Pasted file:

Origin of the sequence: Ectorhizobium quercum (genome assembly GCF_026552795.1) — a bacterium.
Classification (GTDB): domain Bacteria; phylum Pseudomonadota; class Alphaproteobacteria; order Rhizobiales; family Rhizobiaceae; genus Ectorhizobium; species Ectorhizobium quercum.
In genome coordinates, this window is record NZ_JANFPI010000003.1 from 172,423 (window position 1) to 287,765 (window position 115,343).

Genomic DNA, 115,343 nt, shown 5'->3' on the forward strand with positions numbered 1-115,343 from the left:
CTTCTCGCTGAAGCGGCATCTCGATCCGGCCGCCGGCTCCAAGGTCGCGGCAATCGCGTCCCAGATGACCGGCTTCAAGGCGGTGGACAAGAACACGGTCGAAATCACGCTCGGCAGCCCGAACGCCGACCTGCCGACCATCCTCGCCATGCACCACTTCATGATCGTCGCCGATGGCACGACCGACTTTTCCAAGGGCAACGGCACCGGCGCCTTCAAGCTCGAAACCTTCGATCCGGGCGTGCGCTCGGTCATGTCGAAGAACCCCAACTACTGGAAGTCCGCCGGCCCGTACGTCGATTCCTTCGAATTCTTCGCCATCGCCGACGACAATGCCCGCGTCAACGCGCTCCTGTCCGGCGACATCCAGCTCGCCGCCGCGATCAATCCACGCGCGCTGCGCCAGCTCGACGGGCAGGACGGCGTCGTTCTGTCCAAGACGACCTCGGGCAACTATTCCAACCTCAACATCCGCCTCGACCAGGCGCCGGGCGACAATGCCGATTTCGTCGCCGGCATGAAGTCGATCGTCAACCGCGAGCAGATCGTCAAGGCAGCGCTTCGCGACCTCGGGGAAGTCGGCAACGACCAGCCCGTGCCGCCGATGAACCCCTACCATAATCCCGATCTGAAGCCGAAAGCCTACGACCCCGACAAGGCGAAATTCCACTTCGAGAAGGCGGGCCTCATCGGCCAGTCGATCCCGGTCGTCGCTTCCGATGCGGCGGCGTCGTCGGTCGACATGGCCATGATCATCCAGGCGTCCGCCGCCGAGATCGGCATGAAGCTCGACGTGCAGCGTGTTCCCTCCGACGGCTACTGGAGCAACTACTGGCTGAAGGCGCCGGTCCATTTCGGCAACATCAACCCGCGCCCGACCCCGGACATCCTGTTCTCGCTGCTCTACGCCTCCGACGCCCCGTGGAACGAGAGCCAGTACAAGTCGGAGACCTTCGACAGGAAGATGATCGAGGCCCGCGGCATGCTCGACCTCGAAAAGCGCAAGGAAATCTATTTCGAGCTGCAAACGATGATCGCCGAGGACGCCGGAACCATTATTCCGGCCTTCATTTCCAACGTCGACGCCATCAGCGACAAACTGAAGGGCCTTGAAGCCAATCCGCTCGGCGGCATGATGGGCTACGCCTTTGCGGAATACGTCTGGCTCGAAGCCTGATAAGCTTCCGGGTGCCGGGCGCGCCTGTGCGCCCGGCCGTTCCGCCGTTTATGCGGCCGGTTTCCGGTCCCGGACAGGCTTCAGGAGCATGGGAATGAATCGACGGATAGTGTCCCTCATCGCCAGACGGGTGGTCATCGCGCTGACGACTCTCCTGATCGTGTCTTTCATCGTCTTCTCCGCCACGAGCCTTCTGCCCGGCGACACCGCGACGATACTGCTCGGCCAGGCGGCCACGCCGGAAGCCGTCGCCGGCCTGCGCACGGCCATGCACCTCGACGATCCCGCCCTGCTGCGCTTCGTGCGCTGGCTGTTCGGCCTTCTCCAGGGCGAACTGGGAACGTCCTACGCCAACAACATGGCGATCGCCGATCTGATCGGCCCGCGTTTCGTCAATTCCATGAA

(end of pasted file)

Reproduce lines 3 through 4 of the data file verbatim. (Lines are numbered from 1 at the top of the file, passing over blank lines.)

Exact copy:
In genome coordinates, this window is record NZ_JANFPI010000003.1 from 172,423 (window position 1) to 287,765 (window position 115,343).

Genomic DNA, 115,343 nt, shown 5'->3' on the forward strand with positions numbered 1-115,343 from the left: